“I don’t think it’s a secret,” Morton added. “It’s not something where they put you in a chamber, and they push a button and you come out a new pitcher. You’re the pitcher you are, with the tools you have, and they give you suggestions on how to utilize your stuff a little bit better. … For people to say, ‘Oh they must be doing something illegal or special — because why aren’t [other teams] doing it?’ Well, they haven’t caught up yet.”

The notion of the Astros doing something illegal was raised earlier this season, when Cleveland Indians pitcher-provocateur Trevor Bauer posted a series of tweets insinuating that Astros pitchers were doctoring the baseball — presumably with a foreign substance such as pine tar — to increase their spin rates. The Astros immediately denied the suggestion, and some of their pitchers fired back at Bauer, with Lance McCullers Jr. tweeting, “Jealousy isn’t a good look on you my man.”

Spin rate does have a fairly defined correlation with pitching success — giving breaking balls more bite and four-seamed fastballs more “rise” — and the Astros lead the majors in both average spin rate (2,379 RPM) and ERA (3.11, the lowest by an AL team since 1981). Many of the pitchers they acquire already have high spin rates, but in many cases the Astros manage to squeeze even more RPMs out of them.

“They do have methods here where they try to increase spin rates,” Morton said, “but I don’t really want to talk about that.”

Perhaps the best defense the Astros have against claims they are cheating is their case studies in failure. They’re not batting 1.000 when it comes to coaxing improved results out of the pitchers they acquire. Take Ken Giles, for example. When the Astros traded for the right-handed reliever in December 2015, he was one of the best young relievers in the game, with a 1.56 ERA and a 1.037 WHIP in two seasons with the Philadelphia Phillies.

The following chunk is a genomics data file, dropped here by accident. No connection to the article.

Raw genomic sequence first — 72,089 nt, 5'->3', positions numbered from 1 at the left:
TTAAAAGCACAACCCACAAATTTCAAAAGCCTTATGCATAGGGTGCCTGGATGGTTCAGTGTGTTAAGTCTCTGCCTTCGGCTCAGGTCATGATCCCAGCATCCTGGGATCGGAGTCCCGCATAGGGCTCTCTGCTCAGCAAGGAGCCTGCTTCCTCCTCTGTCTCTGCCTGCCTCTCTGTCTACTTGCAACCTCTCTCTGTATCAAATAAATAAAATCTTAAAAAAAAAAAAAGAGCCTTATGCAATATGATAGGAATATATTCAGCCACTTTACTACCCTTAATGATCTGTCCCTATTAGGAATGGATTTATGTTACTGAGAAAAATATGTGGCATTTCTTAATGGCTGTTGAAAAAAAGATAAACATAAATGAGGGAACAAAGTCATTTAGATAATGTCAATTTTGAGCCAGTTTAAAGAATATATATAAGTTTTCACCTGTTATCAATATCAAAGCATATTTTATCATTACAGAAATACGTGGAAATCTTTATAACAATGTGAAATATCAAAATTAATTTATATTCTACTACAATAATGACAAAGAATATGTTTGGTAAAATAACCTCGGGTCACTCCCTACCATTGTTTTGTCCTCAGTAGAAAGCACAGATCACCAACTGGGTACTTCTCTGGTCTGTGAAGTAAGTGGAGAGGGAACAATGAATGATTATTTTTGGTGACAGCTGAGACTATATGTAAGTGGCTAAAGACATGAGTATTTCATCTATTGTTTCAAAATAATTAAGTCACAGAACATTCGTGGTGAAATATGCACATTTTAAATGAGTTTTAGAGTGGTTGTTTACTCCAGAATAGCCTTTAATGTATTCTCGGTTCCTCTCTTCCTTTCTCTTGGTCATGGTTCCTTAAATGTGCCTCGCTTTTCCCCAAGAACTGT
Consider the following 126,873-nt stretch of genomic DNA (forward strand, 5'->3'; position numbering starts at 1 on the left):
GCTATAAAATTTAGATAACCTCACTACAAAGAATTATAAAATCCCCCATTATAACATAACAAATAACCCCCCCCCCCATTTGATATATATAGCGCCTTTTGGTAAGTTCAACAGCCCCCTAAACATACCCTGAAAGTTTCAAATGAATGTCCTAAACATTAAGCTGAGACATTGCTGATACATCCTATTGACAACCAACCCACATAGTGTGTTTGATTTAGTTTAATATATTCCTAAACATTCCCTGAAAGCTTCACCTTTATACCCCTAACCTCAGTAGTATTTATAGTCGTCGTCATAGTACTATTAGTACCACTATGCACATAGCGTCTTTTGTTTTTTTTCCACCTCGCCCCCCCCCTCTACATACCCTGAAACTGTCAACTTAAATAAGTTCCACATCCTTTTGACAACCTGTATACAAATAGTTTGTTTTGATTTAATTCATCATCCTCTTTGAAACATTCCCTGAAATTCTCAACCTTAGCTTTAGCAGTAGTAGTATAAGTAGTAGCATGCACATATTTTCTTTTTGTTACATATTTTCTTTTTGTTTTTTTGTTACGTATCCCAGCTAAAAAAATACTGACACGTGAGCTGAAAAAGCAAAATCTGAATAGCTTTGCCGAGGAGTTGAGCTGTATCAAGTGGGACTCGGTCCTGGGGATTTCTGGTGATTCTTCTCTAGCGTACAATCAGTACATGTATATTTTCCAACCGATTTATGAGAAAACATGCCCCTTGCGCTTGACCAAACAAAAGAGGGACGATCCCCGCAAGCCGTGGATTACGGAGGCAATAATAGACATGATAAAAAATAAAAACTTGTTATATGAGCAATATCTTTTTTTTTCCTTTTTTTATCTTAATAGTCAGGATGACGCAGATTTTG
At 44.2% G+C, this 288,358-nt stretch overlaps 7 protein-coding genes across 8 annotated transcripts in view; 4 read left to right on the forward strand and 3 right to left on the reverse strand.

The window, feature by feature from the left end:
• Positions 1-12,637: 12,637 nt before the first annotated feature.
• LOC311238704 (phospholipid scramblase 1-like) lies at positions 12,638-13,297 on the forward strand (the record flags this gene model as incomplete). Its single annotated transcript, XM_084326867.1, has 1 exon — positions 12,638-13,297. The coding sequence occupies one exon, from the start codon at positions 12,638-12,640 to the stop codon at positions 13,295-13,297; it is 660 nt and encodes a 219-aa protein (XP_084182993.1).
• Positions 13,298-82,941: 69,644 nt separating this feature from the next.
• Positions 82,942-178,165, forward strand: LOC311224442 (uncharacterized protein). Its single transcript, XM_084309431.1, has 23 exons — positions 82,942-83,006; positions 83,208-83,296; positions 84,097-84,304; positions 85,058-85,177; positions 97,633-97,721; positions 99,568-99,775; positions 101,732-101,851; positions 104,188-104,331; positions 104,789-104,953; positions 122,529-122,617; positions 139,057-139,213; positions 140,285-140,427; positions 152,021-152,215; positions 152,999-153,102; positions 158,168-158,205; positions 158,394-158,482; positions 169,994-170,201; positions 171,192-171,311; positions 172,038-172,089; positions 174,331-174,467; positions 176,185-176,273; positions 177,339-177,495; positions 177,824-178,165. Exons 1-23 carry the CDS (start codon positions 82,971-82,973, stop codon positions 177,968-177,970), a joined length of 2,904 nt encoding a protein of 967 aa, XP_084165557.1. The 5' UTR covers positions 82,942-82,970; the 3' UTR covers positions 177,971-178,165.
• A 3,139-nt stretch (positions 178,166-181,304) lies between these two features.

But in two and a half seasons with the Astros, Giles was never again able to match that performance. In his best season, 2017, he posted a 2.30 ERA and a 1.037 WHIP and saved 34 games, but by the end of the team’s World Series run he had lost the closer’s job, and by this July, when he sported a 4.99 ERA, he was traded to Toronto.

“We’ve had a few pitchers we’ve traded for that we thought could do a few things differently,” Luhnow said, declining to speak about individual cases. “Sometimes it’s physical limitations, and you don’t realize their body is not able to do things we want them to do, and sometimes it’s [a mentality of], ‘This is what I’ve been doing my whole career,’ and they don’t necessarily feel the need to change anything. And sometimes they try it and it doesn’t work, because it’s not always going to work right away, and then they back off.”

But if that doesn’t make sense, or it sounds too complicated, there’s always the alternative theory for why the Astros’ methods work with some pitchers, but not with others: Sometimes they run out of magic dust.